Nine people killed, nearly 90 wounded in riots across the country.
Pakistan called in its Army Saturday to quell sectarian unrest in three cities, after nine people were killed and nearly 90 wounded in violent attacks across the country, according to officials.
Authorities imposed a curfew in Rawalpindi, where sectarian clashes on Friday left nine people dead and more than 60 injured, and spawned retaliatory violence in at least two other cities.
Deeba Shehnaz, a spokeswoman for rescue services, said: “According to the latest figures, we can now confirm the death of nine people from the sectarian violence [in Rawalpindi] on Friday. At least 68 others were wounded during the clashes.”
Violence also erupted in Multan and Chishtian, where civil authorities called in troops to maintain law and order. A senior police official in Multan said that at least 12 people were injured when Sunnis took to the streets to protest the Rawalpindi incident, leading to clashes with Shias who fired warning shots in the air. In neighboring Chishtian, a Shia mosque was partially damaged and several shops were destroyed when Sunnis torched it in retaliation for the violence in Rawalpindi.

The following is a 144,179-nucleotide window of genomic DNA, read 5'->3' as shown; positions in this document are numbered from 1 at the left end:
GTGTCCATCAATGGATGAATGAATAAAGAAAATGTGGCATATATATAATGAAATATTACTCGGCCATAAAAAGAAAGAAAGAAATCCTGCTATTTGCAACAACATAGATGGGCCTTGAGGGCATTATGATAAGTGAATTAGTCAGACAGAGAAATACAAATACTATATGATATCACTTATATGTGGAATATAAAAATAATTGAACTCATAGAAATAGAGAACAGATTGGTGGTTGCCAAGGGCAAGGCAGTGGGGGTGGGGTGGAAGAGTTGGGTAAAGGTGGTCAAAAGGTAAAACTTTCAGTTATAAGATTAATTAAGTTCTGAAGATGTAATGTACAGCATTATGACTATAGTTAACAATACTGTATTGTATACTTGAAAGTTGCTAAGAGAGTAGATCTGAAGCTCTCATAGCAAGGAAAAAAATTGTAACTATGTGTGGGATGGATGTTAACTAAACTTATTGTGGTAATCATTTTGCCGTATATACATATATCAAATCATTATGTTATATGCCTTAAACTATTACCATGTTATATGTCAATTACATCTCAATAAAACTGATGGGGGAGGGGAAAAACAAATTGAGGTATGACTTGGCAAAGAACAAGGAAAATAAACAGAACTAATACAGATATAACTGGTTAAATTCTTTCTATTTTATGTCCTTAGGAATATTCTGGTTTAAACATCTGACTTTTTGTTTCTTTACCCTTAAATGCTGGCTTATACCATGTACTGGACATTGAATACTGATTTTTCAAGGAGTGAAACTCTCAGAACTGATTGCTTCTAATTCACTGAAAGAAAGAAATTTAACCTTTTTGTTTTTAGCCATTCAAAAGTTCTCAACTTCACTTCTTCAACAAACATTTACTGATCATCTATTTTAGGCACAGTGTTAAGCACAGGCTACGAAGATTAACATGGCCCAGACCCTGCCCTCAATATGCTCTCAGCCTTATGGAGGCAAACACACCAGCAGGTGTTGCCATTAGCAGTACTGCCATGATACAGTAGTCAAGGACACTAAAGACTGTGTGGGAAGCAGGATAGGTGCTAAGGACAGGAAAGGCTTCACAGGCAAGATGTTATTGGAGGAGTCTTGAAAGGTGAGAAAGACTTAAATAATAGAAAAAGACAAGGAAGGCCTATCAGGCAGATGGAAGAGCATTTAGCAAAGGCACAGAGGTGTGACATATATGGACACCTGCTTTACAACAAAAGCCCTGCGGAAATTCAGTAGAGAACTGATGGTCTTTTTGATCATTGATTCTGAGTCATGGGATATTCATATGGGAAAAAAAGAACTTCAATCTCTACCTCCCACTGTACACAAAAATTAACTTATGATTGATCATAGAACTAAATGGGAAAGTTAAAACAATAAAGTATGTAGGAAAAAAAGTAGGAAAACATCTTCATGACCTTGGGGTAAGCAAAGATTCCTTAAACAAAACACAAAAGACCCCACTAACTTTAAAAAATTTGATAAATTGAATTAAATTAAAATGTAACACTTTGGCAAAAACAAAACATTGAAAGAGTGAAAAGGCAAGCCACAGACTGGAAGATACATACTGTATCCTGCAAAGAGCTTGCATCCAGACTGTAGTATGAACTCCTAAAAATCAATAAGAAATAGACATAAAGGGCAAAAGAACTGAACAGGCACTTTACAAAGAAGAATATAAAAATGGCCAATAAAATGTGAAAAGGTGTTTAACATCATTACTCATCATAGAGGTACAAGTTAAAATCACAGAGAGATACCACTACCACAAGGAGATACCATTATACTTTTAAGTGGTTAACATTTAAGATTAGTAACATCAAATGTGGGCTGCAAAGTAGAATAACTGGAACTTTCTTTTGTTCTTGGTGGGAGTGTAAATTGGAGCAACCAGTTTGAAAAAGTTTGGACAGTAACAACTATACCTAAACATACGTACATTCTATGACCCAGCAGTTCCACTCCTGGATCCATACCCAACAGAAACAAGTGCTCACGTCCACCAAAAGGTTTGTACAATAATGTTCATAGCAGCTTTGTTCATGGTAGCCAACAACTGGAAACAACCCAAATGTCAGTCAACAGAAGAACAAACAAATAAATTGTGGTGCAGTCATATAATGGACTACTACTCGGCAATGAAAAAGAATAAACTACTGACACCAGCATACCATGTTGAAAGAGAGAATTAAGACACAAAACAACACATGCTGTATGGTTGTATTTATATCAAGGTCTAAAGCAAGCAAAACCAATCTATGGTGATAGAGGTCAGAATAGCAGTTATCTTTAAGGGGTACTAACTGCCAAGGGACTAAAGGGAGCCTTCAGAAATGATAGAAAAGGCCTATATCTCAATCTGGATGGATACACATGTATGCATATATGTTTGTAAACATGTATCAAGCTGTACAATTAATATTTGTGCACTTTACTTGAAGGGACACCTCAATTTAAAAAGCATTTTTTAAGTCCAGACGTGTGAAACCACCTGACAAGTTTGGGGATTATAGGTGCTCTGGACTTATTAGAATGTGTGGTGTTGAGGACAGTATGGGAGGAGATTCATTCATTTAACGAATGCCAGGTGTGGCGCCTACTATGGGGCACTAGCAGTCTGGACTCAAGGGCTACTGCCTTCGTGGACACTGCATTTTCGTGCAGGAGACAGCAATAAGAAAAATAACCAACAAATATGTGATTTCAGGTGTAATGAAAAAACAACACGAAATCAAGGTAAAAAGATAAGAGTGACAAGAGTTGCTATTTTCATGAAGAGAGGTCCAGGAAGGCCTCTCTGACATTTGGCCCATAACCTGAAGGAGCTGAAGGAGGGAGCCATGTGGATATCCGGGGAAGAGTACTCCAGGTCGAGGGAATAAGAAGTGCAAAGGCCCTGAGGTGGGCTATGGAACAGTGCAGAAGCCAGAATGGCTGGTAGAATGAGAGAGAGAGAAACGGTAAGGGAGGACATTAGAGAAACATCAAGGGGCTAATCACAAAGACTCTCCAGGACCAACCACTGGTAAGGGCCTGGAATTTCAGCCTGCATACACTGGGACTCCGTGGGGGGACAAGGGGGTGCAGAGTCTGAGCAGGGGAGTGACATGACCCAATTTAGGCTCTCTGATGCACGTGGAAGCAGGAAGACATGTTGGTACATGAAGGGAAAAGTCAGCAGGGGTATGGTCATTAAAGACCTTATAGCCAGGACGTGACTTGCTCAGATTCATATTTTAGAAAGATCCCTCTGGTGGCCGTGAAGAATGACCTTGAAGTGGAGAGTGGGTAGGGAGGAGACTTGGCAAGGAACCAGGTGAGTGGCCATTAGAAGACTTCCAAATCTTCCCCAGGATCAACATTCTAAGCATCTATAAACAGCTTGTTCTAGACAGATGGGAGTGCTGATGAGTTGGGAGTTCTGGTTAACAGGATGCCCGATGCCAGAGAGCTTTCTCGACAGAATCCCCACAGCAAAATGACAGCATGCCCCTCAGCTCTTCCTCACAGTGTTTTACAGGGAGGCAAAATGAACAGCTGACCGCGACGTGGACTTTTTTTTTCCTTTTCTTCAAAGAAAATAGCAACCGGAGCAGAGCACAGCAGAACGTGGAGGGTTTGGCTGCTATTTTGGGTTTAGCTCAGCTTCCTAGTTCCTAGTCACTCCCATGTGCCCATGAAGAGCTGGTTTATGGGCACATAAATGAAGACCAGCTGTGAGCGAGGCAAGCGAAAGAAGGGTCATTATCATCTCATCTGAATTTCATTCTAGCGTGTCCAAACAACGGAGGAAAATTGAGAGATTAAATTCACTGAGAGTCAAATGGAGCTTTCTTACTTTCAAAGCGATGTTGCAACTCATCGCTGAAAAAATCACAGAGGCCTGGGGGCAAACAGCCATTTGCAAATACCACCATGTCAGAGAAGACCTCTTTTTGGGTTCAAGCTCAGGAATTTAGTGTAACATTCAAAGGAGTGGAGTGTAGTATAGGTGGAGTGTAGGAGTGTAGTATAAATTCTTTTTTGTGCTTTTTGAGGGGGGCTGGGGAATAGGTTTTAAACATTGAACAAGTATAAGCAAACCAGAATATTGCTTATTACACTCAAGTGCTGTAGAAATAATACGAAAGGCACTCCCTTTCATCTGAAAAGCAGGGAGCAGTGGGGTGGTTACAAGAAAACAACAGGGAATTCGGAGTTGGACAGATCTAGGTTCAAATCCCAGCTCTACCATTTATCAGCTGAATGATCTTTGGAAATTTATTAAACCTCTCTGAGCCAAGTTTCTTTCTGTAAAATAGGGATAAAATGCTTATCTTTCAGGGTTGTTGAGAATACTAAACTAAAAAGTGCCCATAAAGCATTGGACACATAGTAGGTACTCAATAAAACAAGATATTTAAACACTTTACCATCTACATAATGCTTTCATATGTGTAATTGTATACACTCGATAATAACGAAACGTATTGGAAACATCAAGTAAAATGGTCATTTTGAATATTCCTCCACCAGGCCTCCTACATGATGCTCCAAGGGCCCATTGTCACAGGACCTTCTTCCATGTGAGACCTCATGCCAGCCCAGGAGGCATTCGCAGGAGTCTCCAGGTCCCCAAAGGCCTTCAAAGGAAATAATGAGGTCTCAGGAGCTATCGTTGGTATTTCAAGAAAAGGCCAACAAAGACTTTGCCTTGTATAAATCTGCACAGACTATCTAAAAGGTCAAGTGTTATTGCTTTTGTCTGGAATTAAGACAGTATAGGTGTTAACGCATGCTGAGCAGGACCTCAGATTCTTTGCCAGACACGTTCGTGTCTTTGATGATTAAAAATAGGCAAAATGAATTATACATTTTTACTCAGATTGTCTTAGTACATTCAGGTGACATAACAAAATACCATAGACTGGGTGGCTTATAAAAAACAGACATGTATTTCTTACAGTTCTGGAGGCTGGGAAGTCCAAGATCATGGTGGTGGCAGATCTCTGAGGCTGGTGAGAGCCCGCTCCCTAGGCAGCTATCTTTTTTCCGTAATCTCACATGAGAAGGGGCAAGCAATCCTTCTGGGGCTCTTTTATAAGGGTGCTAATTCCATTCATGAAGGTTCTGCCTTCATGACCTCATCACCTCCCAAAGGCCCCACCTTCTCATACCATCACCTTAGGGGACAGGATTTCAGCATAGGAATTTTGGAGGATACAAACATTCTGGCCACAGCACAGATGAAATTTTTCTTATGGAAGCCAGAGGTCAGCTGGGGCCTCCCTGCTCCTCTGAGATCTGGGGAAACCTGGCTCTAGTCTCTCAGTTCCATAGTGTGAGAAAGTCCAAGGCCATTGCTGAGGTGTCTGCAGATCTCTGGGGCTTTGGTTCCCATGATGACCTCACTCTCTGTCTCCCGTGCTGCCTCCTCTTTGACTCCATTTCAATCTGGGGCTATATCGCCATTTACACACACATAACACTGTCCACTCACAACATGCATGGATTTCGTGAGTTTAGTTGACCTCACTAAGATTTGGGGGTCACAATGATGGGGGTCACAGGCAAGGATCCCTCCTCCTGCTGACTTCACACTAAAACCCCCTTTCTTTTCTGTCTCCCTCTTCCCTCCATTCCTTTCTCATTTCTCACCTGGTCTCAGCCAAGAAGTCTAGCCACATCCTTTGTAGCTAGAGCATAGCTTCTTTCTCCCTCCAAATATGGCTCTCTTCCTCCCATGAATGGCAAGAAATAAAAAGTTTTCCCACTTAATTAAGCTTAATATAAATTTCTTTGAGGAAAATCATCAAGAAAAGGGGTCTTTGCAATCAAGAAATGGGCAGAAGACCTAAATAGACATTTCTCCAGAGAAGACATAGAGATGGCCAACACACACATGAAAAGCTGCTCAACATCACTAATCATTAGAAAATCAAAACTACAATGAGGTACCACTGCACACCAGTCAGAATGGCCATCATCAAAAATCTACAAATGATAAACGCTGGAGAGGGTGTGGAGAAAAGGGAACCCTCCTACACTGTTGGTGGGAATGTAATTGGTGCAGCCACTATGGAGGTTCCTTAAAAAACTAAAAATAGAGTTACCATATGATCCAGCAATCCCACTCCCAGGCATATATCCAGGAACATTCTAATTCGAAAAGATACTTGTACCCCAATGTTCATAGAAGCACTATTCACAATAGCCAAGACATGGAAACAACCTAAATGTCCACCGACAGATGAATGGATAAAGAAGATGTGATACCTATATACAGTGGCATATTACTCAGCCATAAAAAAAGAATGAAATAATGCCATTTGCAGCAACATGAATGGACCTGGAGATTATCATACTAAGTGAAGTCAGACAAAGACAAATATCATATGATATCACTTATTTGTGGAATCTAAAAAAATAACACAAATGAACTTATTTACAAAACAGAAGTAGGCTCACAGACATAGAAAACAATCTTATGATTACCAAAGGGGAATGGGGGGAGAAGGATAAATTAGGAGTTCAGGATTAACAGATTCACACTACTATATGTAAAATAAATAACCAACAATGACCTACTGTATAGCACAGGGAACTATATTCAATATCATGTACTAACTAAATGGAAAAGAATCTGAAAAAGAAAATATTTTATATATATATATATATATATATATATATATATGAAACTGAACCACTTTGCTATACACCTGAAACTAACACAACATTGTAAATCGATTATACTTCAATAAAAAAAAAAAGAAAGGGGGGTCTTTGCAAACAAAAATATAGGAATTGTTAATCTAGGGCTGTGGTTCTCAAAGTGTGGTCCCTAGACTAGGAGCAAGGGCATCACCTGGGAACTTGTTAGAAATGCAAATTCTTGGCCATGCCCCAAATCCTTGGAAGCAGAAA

Shahbaz Sharif, chief minister of the Punjab, of which Rawalpindi is a major city, told an official meeting following the clashes that the government will ensure that culprits for the clash are brought to justice. “We condemn the act of violence in Rawalpindi and sympathize with the aggrieved families. We will take the culprits to task,” he said in his statement.
But one local legislator, Sheikh Rashid Ahmed, said that violence in the city was a failure of the local administration. “I declare the local administration responsible for Friday’s violent acts. They failed to control the situation,” he told a news conference.